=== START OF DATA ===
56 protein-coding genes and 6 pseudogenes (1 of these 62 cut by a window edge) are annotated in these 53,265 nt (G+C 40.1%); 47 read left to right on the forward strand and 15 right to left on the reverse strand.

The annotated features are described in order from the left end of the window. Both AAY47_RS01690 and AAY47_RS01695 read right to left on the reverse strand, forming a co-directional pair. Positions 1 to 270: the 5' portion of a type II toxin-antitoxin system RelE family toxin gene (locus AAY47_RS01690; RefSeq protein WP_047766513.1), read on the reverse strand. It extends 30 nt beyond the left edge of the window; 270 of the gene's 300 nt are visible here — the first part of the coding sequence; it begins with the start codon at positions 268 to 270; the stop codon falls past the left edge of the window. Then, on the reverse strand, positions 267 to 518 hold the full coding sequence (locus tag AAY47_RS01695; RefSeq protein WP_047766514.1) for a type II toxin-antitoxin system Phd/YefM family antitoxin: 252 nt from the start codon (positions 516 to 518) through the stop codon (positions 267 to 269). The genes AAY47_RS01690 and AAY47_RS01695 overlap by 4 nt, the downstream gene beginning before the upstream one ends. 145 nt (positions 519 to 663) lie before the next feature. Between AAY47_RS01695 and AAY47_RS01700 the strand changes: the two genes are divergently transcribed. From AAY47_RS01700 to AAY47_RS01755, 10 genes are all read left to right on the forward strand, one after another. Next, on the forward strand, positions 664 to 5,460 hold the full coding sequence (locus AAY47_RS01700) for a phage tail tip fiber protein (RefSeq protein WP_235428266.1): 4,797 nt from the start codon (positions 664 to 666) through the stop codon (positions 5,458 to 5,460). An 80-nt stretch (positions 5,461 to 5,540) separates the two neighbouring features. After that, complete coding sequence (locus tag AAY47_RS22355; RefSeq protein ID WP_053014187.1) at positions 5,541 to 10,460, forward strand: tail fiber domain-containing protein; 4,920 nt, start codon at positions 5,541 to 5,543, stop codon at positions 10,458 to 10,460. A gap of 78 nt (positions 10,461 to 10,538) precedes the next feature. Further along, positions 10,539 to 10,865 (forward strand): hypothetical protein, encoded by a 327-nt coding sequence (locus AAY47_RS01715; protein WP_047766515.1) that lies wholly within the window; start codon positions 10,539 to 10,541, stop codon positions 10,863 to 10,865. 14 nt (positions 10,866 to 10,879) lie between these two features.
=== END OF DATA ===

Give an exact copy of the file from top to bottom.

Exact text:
56 protein-coding genes and 6 pseudogenes (1 of these 62 cut by a window edge) are annotated in these 53,265 nt (G+C 40.1%); 47 read left to right on the forward strand and 15 right to left on the reverse strand.

The annotated features are described in order from the left end of the window. Both AAY47_RS01690 and AAY47_RS01695 read right to left on the reverse strand, forming a co-directional pair. Positions 1 to 270: the 5' portion of a type II toxin-antitoxin system RelE family toxin gene (locus AAY47_RS01690; RefSeq protein WP_047766513.1), read on the reverse strand. It extends 30 nt beyond the left edge of the window; 270 of the gene's 300 nt are visible here — the first part of the coding sequence; it begins with the start codon at positions 268 to 270; the stop codon falls past the left edge of the window. Then, on the reverse strand, positions 267 to 518 hold the full coding sequence (locus tag AAY47_RS01695; RefSeq protein WP_047766514.1) for a type II toxin-antitoxin system Phd/YefM family antitoxin: 252 nt from the start codon (positions 516 to 518) through the stop codon (positions 267 to 269). The genes AAY47_RS01690 and AAY47_RS01695 overlap by 4 nt, the downstream gene beginning before the upstream one ends. 145 nt (positions 519 to 663) lie before the next feature. Between AAY47_RS01695 and AAY47_RS01700 the strand changes: the two genes are divergently transcribed. From AAY47_RS01700 to AAY47_RS01755, 10 genes are all read left to right on the forward strand, one after another. Next, on the forward strand, positions 664 to 5,460 hold the full coding sequence (locus AAY47_RS01700) for a phage tail tip fiber protein (RefSeq protein WP_235428266.1): 4,797 nt from the start codon (positions 664 to 666) through the stop codon (positions 5,458 to 5,460). An 80-nt stretch (positions 5,461 to 5,540) separates the two neighbouring features. After that, complete coding sequence (locus tag AAY47_RS22355; RefSeq protein ID WP_053014187.1) at positions 5,541 to 10,460, forward strand: tail fiber domain-containing protein; 4,920 nt, start codon at positions 5,541 to 5,543, stop codon at positions 10,458 to 10,460. A gap of 78 nt (positions 10,461 to 10,538) precedes the next feature. Further along, positions 10,539 to 10,865 (forward strand): hypothetical protein, encoded by a 327-nt coding sequence (locus AAY47_RS01715; protein WP_047766515.1) that lies wholly within the window; start codon positions 10,539 to 10,541, stop codon positions 10,863 to 10,865. 14 nt (positions 10,866 to 10,879) lie between these two features.